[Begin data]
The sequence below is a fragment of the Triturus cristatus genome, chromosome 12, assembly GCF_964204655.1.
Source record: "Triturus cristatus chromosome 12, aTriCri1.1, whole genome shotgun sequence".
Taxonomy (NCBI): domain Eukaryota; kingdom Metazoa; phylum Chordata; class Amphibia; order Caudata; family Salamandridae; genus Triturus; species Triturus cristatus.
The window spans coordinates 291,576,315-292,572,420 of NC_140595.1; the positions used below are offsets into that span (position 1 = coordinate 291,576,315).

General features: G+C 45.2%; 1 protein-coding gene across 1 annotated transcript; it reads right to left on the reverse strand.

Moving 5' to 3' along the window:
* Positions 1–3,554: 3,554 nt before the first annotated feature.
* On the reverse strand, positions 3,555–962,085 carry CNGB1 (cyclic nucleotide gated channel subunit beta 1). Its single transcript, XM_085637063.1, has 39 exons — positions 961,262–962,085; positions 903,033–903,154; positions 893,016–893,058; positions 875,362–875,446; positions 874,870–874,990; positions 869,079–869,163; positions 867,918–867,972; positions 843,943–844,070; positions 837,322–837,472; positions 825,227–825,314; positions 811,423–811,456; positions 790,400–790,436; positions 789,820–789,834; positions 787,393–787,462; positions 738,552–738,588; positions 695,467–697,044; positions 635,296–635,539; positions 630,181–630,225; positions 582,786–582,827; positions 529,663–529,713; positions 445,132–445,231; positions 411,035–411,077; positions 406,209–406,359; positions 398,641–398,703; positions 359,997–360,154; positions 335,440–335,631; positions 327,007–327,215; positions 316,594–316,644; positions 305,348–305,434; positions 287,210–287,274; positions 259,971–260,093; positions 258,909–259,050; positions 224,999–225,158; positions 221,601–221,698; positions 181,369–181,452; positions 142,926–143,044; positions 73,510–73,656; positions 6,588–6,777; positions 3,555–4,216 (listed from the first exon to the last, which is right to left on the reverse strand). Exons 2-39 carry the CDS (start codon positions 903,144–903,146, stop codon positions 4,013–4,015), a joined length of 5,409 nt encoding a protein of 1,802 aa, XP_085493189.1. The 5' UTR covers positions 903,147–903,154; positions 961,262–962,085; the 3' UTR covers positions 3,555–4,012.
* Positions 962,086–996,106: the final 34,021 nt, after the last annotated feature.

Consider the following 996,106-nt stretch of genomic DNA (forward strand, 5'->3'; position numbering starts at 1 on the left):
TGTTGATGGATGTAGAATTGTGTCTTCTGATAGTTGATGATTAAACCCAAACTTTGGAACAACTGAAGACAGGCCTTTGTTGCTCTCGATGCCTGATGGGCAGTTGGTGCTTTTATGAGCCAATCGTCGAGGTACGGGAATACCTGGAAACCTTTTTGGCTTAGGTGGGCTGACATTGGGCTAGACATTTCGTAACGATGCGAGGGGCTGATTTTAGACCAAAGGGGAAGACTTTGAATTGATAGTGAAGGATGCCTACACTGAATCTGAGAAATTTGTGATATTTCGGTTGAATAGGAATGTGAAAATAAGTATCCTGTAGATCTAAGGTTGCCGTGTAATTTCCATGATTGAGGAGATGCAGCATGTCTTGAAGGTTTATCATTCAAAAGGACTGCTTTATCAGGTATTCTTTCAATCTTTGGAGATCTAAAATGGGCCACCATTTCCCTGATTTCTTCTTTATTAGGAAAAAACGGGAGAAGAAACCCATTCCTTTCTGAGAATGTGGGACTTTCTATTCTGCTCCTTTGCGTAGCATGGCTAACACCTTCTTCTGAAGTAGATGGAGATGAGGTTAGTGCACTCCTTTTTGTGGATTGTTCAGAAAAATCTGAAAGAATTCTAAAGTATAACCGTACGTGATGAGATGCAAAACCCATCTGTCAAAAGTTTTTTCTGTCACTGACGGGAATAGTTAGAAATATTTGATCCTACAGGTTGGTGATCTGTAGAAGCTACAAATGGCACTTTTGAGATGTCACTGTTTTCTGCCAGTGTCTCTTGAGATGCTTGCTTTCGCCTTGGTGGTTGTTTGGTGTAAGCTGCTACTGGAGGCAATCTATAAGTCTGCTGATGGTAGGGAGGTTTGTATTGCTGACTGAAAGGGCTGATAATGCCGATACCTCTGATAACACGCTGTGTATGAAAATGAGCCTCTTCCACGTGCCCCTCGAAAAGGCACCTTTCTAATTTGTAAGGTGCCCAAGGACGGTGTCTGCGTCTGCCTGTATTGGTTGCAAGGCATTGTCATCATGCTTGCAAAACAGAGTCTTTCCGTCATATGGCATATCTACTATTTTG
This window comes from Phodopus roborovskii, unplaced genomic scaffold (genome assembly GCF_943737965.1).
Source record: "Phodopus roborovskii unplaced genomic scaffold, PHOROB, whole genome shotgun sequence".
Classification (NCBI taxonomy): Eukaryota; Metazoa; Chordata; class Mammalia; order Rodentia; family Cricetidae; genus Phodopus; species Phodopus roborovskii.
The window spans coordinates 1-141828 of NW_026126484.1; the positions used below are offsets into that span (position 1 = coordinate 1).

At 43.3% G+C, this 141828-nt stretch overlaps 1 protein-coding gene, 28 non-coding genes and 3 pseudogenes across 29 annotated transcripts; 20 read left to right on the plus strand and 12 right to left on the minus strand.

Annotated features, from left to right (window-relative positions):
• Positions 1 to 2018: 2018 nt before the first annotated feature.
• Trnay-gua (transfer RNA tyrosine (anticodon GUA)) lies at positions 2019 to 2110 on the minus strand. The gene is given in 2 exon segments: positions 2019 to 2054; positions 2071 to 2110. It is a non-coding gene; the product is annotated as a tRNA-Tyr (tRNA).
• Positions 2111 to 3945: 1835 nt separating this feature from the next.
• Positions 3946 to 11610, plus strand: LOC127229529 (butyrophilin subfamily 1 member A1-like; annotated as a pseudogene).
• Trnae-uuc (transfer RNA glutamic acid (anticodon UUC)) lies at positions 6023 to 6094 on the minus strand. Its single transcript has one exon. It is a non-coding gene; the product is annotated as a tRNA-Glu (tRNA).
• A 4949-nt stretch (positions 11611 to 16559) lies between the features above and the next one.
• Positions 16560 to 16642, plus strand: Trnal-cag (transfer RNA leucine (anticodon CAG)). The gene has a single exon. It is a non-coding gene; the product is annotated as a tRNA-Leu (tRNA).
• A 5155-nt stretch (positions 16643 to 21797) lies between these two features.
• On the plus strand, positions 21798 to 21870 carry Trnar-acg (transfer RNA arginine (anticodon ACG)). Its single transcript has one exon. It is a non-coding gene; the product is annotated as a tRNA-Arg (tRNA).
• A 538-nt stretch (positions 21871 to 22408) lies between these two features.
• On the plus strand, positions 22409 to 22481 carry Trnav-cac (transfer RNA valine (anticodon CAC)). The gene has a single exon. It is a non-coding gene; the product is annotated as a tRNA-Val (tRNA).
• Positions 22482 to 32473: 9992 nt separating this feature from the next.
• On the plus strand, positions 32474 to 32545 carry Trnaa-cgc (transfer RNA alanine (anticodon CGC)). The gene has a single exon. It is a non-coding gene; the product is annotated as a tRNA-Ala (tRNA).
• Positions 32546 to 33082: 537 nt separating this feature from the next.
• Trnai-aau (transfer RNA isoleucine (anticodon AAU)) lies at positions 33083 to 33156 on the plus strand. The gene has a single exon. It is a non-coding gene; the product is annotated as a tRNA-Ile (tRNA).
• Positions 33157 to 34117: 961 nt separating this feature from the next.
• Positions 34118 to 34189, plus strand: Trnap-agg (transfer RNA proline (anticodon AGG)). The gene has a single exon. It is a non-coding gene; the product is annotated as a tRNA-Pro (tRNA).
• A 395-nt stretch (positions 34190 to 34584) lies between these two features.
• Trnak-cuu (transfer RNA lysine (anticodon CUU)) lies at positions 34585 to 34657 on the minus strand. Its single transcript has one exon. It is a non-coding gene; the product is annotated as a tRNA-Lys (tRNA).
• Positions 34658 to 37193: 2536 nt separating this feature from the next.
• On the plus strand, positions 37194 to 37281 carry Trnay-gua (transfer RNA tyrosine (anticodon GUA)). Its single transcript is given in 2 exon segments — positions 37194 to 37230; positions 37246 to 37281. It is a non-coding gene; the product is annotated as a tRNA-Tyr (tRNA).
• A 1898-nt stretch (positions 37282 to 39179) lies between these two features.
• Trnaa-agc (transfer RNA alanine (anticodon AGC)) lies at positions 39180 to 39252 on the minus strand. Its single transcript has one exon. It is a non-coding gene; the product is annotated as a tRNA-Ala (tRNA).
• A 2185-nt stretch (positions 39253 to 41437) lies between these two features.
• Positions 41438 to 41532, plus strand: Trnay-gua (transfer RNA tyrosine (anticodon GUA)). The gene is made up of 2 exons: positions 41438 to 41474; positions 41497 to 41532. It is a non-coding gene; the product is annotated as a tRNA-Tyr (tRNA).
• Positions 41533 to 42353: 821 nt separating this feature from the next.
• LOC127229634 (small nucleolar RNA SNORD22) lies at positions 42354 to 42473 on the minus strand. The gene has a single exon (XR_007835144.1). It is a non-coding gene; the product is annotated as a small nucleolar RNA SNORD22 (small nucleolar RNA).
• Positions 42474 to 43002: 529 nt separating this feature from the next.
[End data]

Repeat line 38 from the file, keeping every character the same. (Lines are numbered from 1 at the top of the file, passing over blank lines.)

• On the plus strand, positions 37194 to 37281 carry Trnay-gua (transfer RNA tyrosine (anticodon GUA)). Its single transcript is given in 2 exon segments — positions 37194 to 37230; positions 37246 to 37281. It is a non-coding gene; the product is annotated as a tRNA-Tyr (tRNA).